In today’s article, from NBC News, the story of two young men from Pakistan whose vision became a reality is shared.  These young entrepreneurs were encouraged by their Drexel University professor to put forth the effort to create something they believed in.  This is a wonderful article that encourages students to harness their creative powers, identify problems in need of solutions, and bring change to the world. To find out more about these young entrepreneurs, click on the article link below.  

We’d also like to note that several Shrop Ed advisees have created companies while undergraduates, and some have received wonderful recognition for their ideas. Perhaps you’ll be the next!

Article referenced below from NBC News

Danish Dhamani was painfully self-aware of his accent when he arrived in the U.S. four years ago.

Born in Pakistan and raised in Tanzania, Dhamani was riddled with anxiety at the thought of speaking in class at Drexel University. Worried this would hold him back, he sought out coaching. Dhamani improved over time, and pretty soon it hit him: No one was born a public speaker, but with a little practice, anyone could become one. But what if you don’t have the time, money or motivation to work with a coach?

The 22-year-old mechanical engineering student and his friend Paritosh Gupta, both students at Drexel, decided to create a mobile app that would help users improve their public speaking skills. The duo, who lived in the same dorm their freshmen year and became fast friends, brought that vision to life in the form of Orai.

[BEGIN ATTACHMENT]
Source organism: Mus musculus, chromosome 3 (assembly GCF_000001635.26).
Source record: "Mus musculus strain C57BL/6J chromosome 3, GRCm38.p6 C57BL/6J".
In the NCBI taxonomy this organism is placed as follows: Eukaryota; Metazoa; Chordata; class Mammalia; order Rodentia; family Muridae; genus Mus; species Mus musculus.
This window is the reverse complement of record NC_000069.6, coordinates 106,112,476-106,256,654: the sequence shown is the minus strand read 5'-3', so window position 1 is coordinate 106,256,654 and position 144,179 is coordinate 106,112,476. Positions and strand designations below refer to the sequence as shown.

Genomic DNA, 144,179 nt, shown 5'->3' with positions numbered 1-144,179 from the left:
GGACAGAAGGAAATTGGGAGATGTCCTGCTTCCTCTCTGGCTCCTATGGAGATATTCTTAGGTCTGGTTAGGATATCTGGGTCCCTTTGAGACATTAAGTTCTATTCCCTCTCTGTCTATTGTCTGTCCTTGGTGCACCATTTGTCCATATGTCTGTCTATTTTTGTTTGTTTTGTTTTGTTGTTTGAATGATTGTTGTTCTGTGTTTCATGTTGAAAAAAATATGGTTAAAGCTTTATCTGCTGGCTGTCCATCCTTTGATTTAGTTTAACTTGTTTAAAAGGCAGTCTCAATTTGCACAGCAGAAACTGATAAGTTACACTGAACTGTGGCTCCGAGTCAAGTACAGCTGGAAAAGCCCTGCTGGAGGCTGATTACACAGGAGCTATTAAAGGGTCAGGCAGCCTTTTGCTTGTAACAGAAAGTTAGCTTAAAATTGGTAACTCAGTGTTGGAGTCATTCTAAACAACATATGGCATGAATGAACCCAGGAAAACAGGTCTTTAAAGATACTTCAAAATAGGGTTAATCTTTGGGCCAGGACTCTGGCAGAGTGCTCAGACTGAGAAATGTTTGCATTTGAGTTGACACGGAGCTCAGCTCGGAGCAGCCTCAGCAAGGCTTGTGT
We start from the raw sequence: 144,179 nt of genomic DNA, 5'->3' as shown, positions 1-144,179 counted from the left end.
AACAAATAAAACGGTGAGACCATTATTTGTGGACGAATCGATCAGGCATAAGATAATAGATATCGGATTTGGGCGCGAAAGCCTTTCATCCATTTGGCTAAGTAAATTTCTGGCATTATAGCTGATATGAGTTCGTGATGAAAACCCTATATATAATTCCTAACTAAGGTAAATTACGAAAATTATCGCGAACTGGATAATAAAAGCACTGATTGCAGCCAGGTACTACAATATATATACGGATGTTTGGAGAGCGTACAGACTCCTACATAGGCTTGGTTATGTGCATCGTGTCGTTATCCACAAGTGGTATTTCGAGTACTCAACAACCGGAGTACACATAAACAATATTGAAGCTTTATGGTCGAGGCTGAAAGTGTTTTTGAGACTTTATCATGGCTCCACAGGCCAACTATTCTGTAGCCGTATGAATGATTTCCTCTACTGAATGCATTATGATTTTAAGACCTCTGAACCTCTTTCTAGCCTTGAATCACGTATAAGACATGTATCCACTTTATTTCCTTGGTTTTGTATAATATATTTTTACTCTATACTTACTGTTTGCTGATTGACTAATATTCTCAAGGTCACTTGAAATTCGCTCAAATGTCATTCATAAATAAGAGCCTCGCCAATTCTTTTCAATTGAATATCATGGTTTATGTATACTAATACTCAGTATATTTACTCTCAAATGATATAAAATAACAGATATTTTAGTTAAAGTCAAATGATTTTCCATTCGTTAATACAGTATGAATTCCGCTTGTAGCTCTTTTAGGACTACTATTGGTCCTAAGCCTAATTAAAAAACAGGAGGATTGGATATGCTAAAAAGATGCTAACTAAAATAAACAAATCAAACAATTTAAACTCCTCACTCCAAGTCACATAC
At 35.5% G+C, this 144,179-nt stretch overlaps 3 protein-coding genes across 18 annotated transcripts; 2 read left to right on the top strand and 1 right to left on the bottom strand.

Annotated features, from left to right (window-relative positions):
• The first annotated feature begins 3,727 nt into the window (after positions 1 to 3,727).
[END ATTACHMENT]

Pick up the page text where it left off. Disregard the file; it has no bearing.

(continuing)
(You’ll note that sharing the NBC web page with this article are several other articles that do not pertain to to the main story … but if you continue to scroll down once on the page, you’ll find more about student entrepreneurs).

Read more at NBC News >>

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Developing Personal Insight

July 24th, 2017

This week I want to share a link to a series of personal insight questions from the University of California’s college admission application.  I especially appreciate these questions for their scope and direction.  Whether you are applying to the UC system or not, you’ll find that the questions comprise a valuable exercise in shaping choices and reflection on what is important to you personally.  The personal insight questions are also beneficial for younger high school and middle school students and their parents to consider as they look ahead to searching for a boarding school and/or college.

Personal development is something we all continue to work on each day of our lives, whether we’re aware of it or not.  The series of questions provided by UC is a great way to get us to dig a little deeper and gain a better understanding of ourselves.

Intrigued?  Please read the article provided below.

Article published below by University of California’s Admissions website

What do you want UC to know about you? Here’s your chance to tell us in your own words.

Directions

  • You will have 8 questions to choose from. You must respond to only 4 of the 8 questions.
  • Each response is limited to a maximum of 350 words.
  • Which questions you choose to answer is entirely up to you: But you should select questions that are most relevant to your experience and that best reflect your individual circumstances.
Read more at University of California Admissions >>